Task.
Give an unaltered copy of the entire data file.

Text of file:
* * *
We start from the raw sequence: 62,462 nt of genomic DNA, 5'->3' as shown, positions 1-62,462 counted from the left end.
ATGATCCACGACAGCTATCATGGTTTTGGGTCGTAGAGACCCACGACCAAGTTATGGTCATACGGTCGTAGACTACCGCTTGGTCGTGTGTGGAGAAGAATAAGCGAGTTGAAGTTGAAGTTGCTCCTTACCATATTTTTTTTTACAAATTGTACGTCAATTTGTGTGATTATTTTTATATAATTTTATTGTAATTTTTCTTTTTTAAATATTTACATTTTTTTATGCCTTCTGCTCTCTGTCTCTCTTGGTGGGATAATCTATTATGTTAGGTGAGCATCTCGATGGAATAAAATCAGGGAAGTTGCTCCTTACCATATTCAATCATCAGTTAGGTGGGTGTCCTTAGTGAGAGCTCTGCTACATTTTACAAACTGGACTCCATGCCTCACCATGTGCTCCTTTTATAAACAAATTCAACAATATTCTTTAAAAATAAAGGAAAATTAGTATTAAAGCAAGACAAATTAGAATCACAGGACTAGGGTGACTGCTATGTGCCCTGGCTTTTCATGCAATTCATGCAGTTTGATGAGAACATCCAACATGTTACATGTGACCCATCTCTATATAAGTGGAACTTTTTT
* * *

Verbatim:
We start from the raw sequence: 62,462 nt of genomic DNA, 5'->3' as shown, positions 1-62,462 counted from the left end.
ATGATCCACGACAGCTATCATGGTTTTGGGTCGTAGAGACCCACGACCAAGTTATGGTCATACGGTCGTAGACTACCGCTTGGTCGTGTGTGGAGAAGAATAAGCGAGTTGAAGTTGAAGTTGCTCCTTACCATATTTTTTTTTACAAATTGTACGTCAATTTGTGTGATTATTTTTATATAATTTTATTGTAATTTTTCTTTTTTAAATATTTACATTTTTTTATGCCTTCTGCTCTCTGTCTCTCTTGGTGGGATAATCTATTATGTTAGGTGAGCATCTCGATGGAATAAAATCAGGGAAGTTGCTCCTTACCATATTCAATCATCAGTTAGGTGGGTGTCCTTAGTGAGAGCTCTGCTACATTTTACAAACTGGACTCCATGCCTCACCATGTGCTCCTTTTATAAACAAATTCAACAATATTCTTTAAAAATAAAGGAAAATTAGTATTAAAGCAAGACAAATTAGAATCACAGGACTAGGGTGACTGCTATGTGCCCTGGCTTTTCATGCAATTCATGCAGTTTGATGAGAACATCCAACATGTTACATGTGACCCATCTCTATATAAGTGGAACTTTTTT